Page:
Suppose one of your customers claims one of your employees stole an item while they were at the customer’s home making repairs.  You interviewed all of the employees who were at the customer’s home.  None of them saw the item in question.  You speak to the homeowner, and discover that your employees were working in a completely different part of the house than where the homeowner keeps the item.  You looked in the company vehicles and do not see any evidence of the item.  The only thing supporting the customer’s claim is that the customer was not home at the time your employees were there.  The customer files a police report.  Your team cooperates, and the police do not find sufficient evidence to support any charges.  The customer is insistent that your employees took the item, and is threatening to sue.  What do you do?
Continue Reading Defining a Win in Litigation: Saving Reputational Costs

Last month, a gunman entered an El Paso Walmart, shot and killed 22 people and injured more than two dozen others. A local El Paso attorney filed suit against Walmart claiming that store had insufficient security. Besides the shooter “Malo,” is the retailer Walmart responsible? What about the property manager? The property owner? The architect who designed the retail store?
Continue Reading Mass Shootings – Who’s Responsible?

Struggling these last several months with the family dynamics and dilemmas of transitioning his family business to the next generation, Big Daddy Ernest Bux, 65, now turns to ordinary, practical considerations. What are Big Daddy’s businesses worth, and do they have sufficient value/cash flow to accomplish his plans? Will Big Daddy’s estate planning cover the estate taxes and transfer estate assets consistent with his plans and goals?

Continue Reading Family Matters: Can a Family Business Succeed Without Maximum Valuation and Sound Estate Planning?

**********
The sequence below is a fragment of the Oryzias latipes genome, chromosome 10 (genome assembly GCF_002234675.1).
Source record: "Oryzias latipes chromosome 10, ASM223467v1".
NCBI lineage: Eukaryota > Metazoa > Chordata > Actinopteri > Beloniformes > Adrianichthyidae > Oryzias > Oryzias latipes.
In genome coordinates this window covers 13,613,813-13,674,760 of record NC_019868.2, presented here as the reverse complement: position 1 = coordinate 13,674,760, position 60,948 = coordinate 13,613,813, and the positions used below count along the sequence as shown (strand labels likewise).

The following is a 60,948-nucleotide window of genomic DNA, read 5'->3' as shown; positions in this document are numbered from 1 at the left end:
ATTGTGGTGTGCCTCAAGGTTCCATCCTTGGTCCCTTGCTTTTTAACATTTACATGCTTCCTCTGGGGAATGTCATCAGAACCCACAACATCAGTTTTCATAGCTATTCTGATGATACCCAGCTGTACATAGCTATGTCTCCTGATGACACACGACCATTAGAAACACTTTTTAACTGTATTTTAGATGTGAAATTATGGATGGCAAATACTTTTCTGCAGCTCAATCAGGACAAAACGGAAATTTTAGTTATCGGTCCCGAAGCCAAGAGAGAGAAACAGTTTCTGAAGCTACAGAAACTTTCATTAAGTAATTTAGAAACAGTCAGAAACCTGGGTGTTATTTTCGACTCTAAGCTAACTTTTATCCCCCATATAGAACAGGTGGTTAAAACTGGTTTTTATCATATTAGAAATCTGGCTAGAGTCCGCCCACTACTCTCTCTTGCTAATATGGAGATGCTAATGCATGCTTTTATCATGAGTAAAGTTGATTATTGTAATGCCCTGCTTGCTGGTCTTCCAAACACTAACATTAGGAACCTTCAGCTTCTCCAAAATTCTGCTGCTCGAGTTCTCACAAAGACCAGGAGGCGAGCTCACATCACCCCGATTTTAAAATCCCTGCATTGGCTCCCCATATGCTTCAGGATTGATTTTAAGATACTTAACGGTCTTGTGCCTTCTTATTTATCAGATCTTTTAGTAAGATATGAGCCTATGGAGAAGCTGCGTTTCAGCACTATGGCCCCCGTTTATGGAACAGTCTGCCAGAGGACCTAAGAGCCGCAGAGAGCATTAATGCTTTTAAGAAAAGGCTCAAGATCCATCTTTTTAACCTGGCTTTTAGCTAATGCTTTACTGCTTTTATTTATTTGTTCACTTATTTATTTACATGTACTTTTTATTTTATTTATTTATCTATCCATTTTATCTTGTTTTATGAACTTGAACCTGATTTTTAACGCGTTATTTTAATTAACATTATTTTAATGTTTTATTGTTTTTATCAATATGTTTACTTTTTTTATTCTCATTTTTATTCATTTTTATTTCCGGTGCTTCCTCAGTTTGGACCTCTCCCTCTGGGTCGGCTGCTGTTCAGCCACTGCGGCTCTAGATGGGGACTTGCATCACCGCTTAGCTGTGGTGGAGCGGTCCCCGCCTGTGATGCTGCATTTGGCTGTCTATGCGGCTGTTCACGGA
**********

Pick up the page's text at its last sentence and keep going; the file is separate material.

Continuing to deliberate about when and how to exit from his family business, Big Daddy Ernest Bux, 65, considers yet another task on his checklist: Determine Exit Strategy. He’s already Identified Successors and Decision Makers, and Planned for Contingencies. Yet to be tackled are Establish Goals, Plan Entity Structure and Transfer, Complete Estate Planning, and Implement Document Maintenance and Control. Asking his banker last week about a new loan to expand his business, Big Daddy learned that his banker cannot give him a business loan without seeing a complete exit plan. How is an exit strategy different from last month’s thoughts on identifying successors?
Continue Reading Family Matters: Can a Family Business Succeed Without a Written Exit Plan?

Realizing that at 65 it’s time to talk about succession of his family business – especially Buxboro State Bank, Big Daddy Ernest Bux identified his checklist: Identify Successions, Identify Decision Makers, Plan for Contingencies, Establish Goals, Plan Entity Structure and Transfer, Complete Estate Planning,  Determine Exit Strategy, and Implement Document Maintenance and Control. To succeed, what does identifying successions and decision makers look like for Big Daddy’s family business?

Continue Reading Family Matters: Can a Family Business Succeed Without Identifying Successors?

Finishing a best-year-ever 2018 and being questioned daily by his second wife Anna Nicole about making her children officers and owners of the family business Buxboro State Bank, Big Daddy Ernest Bux concludes, at 65 years old, that it’s time to think about a family business succession plan. What should Big Daddy do? Is he likely to succeed?
Continue Reading How can a Family Business Succession Plan be Successful?

After several months of telling family and friends that his wedding venue business on Big Bux Ranch was for sale, Jeff Bux is contacted by his biggest competitor Hustler Plentee who also owns a wedding venue in the next town south of Buxboro. Hustler asks if Jeff will tote-the-note because his credit is maxed out at Buxboro State Bank, which is owned by Ernest “Big Daddy” Bux. Wanting to avoid a broker’s fee and an attorney’s time, and hoping that he might be able to get a job at the Bank, Jeff – uncharacteristically – asks his father for advice to help him sell it himself. Can Jeff sell his own business? If you were Big Daddy what would you say?
Continue Reading Should an Owner Finance the Buyer of Their Business?